On 30 August the large merchant ship Neptune and three other vessels set sail from Carolina bound for London. What happened next was recorded in a long and complicated deposition which John King, the commander of the Neptune, swore before Rogers several months later.14 Four hours out from the American coast the merchant vessels were intercepted by Vane’s brigantine, which came alongside Captain King’s Neptune ‘with a black flag flying, and after having fired several guns, demanded him to strike’.15 Vane put prize crews on board each of the merchantmen and led them to Green Turtle Key. There the pirates careened the brigantine and proceeded to plunder their prizes. The arrival of a sloop with bad news from New Providence prompted the pirates to maroon and attempt to destroy the Neptune by cutting away her masts and rigging and then firing a gun down into her hold.

Meanwhile Hornigold and Cockram had located Vane but had decided that he was too powerful for them to risk an attack. They kept him under observation and when he sailed away they put in an appearance. They told King that they would go back to New Providence and return with more sloops so that they could recover his cargo. Eventually King and his ship and most of his cargo were rescued and brought into Nassau. It was around this time that Vane sent word to Rogers that he intended to visit him and burn his guardship in revenge for the Governor having sent two sloops after him.

This was his final act of defiance. In November his refusal to attack a French warship led his crew to vote him out of his command. John Rackam, his quartermaster, replaced him as commander of the brigantine and sailed away, leaving Vane in a sloop with the remnants of his crew. In the winter or early spring of 1719 Vane ran into a storm and was shipwrecked on a deserted island off the Bay of Honduras. He was later captured, and was hanged in Jamaica.16

Rogers had heard nothing from Hornigold for three weeks. ‘I was afraid he was either taken by Vane or [had] begun his old practice of pirating again which was the general opinion here in his absence.’17 He was therefore delighted when Hornigold returned, bringing with him the sloop which had been trading with Vane at Green Turtle Key. A few weeks later Rogers despatched Hornigold and Cockram on another pirate-hunting expedition and this time they intercepted a pirate sloop off the coast of Exuma, which lay to the south of Nassau. A brief fight took place in which three of the pirates were killed but the remaining ten men were brought back to Nassau and delivered up to the Governor. On 24 December 1718 Rogers despatched the first of his letters to James Craggs the Younger, who was Secretary of State for the South and his main contact in London. In his letter he expressed his full confidence in the behaviour of the two reformed pirate captains. In particular, ‘I am glad of this new proof Capt Hornigold had given the world to wipe off the infamous name he has hitherto been known by, though in the very acts of piracy he committed most people speak well of his generosity.’18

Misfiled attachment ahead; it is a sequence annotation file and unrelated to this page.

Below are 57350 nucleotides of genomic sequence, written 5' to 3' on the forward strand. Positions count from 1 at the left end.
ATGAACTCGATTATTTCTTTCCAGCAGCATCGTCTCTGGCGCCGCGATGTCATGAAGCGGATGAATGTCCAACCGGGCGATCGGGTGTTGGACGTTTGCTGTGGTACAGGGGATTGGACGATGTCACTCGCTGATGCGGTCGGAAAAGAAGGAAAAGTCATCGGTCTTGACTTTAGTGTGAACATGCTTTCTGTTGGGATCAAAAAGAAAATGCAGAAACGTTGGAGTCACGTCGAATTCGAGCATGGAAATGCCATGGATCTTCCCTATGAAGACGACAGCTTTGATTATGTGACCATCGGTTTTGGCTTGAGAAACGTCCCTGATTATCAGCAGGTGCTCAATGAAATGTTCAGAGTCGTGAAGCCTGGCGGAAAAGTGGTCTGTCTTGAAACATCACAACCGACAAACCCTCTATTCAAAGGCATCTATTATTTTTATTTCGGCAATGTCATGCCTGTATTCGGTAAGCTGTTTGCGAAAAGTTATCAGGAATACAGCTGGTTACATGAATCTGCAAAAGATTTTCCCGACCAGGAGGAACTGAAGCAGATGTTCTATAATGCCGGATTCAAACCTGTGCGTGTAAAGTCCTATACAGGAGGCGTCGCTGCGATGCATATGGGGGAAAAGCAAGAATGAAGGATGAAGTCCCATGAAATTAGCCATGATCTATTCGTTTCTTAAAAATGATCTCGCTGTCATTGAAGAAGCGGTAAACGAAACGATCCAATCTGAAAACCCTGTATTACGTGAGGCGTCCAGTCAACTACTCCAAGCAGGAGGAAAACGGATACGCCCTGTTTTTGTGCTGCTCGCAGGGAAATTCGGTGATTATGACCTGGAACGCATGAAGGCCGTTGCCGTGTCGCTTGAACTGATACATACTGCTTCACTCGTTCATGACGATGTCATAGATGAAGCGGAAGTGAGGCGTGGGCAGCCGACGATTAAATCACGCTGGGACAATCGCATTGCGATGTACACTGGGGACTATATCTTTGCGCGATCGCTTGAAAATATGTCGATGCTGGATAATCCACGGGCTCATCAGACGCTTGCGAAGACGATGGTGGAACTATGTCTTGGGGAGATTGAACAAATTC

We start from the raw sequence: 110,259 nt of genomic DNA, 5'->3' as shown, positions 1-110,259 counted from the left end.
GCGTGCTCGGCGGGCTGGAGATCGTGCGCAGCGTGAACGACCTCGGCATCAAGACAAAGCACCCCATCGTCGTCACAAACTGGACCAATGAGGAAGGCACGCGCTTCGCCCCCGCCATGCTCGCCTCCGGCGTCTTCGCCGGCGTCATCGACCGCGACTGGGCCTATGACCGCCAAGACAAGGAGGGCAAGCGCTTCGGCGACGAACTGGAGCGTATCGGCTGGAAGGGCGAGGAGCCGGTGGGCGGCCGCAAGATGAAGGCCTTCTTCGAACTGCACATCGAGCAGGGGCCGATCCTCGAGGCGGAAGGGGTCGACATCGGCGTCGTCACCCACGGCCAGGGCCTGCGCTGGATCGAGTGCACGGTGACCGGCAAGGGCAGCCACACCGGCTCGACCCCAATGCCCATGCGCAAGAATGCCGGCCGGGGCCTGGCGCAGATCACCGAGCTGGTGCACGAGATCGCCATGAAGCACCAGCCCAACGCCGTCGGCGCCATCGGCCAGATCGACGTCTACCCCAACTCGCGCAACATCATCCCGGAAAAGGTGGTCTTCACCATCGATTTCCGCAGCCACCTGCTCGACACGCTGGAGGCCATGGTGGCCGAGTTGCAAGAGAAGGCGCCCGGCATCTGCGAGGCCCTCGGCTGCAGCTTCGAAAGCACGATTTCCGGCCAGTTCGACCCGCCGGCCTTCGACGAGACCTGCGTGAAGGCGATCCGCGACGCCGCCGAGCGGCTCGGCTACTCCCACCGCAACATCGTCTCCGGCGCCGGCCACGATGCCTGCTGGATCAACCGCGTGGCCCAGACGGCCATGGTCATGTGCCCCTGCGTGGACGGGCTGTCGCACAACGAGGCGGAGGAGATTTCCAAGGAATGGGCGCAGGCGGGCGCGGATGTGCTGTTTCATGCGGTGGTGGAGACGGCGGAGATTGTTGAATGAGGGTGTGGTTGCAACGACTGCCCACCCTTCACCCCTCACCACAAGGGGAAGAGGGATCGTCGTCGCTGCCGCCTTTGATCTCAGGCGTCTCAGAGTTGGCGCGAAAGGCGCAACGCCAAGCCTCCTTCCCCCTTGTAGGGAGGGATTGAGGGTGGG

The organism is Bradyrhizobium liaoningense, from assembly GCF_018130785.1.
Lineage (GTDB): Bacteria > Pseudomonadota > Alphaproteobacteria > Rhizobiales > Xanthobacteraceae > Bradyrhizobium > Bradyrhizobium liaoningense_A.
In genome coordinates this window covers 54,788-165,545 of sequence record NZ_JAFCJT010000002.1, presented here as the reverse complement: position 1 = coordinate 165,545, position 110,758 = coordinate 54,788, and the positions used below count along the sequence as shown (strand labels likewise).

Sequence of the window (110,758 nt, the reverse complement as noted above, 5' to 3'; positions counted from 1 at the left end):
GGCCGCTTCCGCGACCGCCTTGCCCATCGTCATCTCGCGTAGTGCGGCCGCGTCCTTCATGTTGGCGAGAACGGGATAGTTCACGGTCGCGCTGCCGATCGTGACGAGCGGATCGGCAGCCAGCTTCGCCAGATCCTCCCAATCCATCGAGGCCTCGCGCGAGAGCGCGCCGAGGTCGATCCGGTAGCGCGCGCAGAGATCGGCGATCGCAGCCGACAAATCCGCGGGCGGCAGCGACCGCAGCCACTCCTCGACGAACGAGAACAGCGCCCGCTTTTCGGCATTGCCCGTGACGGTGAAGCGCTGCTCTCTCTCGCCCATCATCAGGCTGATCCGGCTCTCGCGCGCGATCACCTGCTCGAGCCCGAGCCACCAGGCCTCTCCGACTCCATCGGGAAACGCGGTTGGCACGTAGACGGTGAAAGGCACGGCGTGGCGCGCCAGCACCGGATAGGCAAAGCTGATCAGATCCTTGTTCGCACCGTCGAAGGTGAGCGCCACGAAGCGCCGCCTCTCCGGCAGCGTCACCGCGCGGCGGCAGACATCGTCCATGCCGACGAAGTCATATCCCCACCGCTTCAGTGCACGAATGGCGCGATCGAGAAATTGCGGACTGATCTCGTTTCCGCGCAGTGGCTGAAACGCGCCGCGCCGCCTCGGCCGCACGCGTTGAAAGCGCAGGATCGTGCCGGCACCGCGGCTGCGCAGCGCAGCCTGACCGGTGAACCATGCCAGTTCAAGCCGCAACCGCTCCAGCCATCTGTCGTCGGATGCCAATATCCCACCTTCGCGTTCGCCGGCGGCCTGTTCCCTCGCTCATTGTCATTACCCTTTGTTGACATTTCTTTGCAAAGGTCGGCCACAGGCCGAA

The pirates captured by Hornigold presented Rogers with some problems. The first was to find a suitable place to confine the prisoners because there was no jail on the island and a shortage of soldiers to guard them. This problem was addressed by imprisoning them on board the guardship Delicia out in the harbour. A more serious problem was that Rogers did not believe he had the legal powers to order a trial for piracy. There was also a danger that ‘should any fear be shewn on our part, it might animate several now here, to invite the pirates without to attempt a rescue of these in custody’. Given the number of former pirates around, as well as those who had rejected the royal pardon and were on ships in the vicinity, there was every likelihood that they might combine together to mount a rescue attempt. Rogers was also aware that if he diverted too many soldiers or sailors to act as guards the all-important work on the fortifications would be jeopardised.

A private meeting of Rogers’ senior officers and legal advisers on 28 November 1718 noted that the Government of Carolina had recently executed twenty-two pirates, and decided that Rogers’ instructions and directions as Governor, Captain-General and Vice-Admiral did give him the authority to order a trial. The meeting reached the conclusion that ‘We are entirely of opinion his Majesty will approve of the necessity for the Governor’s judicial proceeding with these pirates, by a trial in the best manner we can according to law; and do verily believe the speediest execution for those who shall be found guilty, will conduce most to the welfare of this Government.’19 The stage was set for an event of high drama which would have repercussions across the Caribbean.